Ad of the Week: Once more with the Vans
by Oresti Patricios (@orestaki) The iconic American shoe brand, Vans, has always preferred sponsorship to advertising and, in the latest campaign, Vans South Africa has tied up with an emerging band to create artworks that promote the brand, and the band, by talking to the fans.
Paul van Doren, one of the founders of the Van Doren Rubber Company, of Anaheim, California, believed that producing a superior-quality product at a reasonable price would create word-of-mouth that would build the brand. The House of Vans factory, which sold shoes directly to the public, became something of a legend in the late ’60s and early ’70s. The shoes themselves were built to last and rapidly became firm favourites among the skateboarding crowd.
This year marks the 50th year of operation of the shoe (and apparel) brand that still favours a marketing strategy that includes sponsorships and bespoke events. These include sporting events (mainly surfing and skateboarding) and music concerts. In South Africa, one of the recent birthday events was the launch of an album by alternative rock duo, Medicine Boy, called “Kinda Like Electricity”.
Watch our 2016 #AdoftheWeek playlist on YouTube
As part of the launch, the idea was to create a visual aspect to the musical medium, so 10 local artists were each asked to create a design based upon one line of lyrics from one of the album songs. The artworks were displayed at a Vans Off The Wall-sponsored gallery opening, “Vans // Series 007 presents Kinda Like Electricity”, at Yours Truly Café in Loop Street, Cape Town. The artworks were on sale and the musicians were in attendance, helping to set the mood by spinning some vinyl. This was prior to the launch, where the band performed for an intimate crowd at the Magnet Theatre in Cape Town. Here, the dress code was “anything, as long as it’s black” — a nod to one of the song titles.
The design challenge was met by talented artists with a variety of styles that still somehow managed to capture the spirit of the band’s music, which is self-described as “Dream Noise”. In the ’90s, it would have been classified as a genre such as psychedelic, ambient or shoegaze, music that relies less upon a beat and more upon electronic soundscapes and introspective lyrics.
“Anything, As Long As It’s Black”
The artworks are similarly eerie and fantastical. The piece by Christi du Toit, a Capetonian graphic artist, was one of the first to catch my eye. The song was “Anything, As Long As It’s Black”, the seventh track on the new album. The lyrics that he based his artwork upon was: “My lungs are two jars of fireflies”.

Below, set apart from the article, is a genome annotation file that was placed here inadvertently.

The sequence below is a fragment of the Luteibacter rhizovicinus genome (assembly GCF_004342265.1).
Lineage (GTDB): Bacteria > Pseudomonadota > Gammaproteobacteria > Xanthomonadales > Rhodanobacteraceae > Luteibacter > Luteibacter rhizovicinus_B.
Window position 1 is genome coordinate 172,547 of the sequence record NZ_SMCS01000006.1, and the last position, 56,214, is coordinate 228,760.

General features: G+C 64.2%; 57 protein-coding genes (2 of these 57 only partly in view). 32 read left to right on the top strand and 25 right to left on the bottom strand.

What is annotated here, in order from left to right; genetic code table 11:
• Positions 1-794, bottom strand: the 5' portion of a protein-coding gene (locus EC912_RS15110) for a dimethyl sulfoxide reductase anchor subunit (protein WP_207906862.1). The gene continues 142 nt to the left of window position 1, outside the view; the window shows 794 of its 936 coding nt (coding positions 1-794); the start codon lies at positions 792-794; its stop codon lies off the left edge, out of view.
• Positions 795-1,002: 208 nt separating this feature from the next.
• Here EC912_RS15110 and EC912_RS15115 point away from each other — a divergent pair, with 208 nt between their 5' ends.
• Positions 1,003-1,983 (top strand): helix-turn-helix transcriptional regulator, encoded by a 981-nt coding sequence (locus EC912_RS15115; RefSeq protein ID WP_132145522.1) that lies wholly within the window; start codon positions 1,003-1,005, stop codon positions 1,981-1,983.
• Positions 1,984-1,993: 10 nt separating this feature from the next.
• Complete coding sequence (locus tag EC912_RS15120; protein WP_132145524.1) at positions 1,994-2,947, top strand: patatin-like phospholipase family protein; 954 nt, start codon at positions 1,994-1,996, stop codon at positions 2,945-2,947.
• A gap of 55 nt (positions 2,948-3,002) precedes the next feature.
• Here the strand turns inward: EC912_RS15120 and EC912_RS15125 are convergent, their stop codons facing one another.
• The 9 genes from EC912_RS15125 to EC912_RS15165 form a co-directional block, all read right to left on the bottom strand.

On behance.net, Du Toit shows his creative process, moving from a hand-drawn sketch to an outline on the computer and then the full work, using Adobe Photoshop, Adobe Illustrator and Manga Studio on a Wacom Cintiq, which is a touchscreen-tablet system that allows an artist to draw directly on a screen with a stylus, rather than the traditional stylus/tablet system.
His creation uses a whimsically literal interpretation of the lyrics. A central candle is surrounded by a vine, which has roots that entwine two glass jars. The roots look rather like the bronchial tubes of lungs, and they are filled by light dots (presumably fireflies). The flame of the candle creates a lens effect, which magnifies three fireflies that are flying past, while in the background are more lights. The entire work has a sort of gothic/art nouveau look to it, with a circle motif, symmetrical layout and art nouveau fonts. Du Toit used a single-colour version of his illustration to create screen printed tote-bags for the launch.
“A burning building at the back of my eyes”
Ian Jepson, who was given the phrase “a burning building at the back of my eyes” to illustrate, came up with a less literal interpretation. The process is once again outlined at behance.net, and in the early sketches one may see how Jepson arrived at the central image, a stone angel framed by flames that leap up like wings on either side.
Simon Berndt of One Horse Town created a screen print design for the album launch, with a version for the band’s forthcoming UK tour, featuring a “see no evil” motif that is enhanced with lightning and interesting (almost retro-1960s) fonts. The studio also produced a limited edition of 40 using the split fountain screen printing technique, which is fascinating to watch. The process may be seen at behance.net [or in the video].
The fact that Vans has achieved such immense brand recognition is testament to the potential of a marketing strategy that provides content, rather than simply selling the product or the image. It’s a strategy that has been adopted with great success by brands such as Red Bull, with its sponsorships of extreme sports and a music academy (among others). It’s about providing your target market with something that has deep meaning in their lives, that touches an emotional or lifestyle chord, thereby associating your brand with the best moments of their life.
Even if those best moments entail dressing up in black and dancing to music that you wouldn’t normally hear on the radio.
Artists: Simon Berndt, Shaun Swainland + Giulia Aliverti, Christi du Toit, Joff, Jared Kruger, Raoul Goetze, Ian Jepson, Nena Maree, Rouleaux van der Merwe, Amor Coetzee, Nadia Locke, Joachim Ducos
Vinyl sets: Medicine Boy, Roastin’ Records, Permanent Record, Psych Night & VANS
Ad of the Week, published on MarkLives every Wednesday, is penned by Oresti Patricios (@orestaki), the CEO of Ornico, a Brand Intelligence® firm that focuses on media, reputation and brand research. If you are involved in making advertising that is smart, funny and/or engaging, please let Oresti know about it at firstname.lastname@example.org.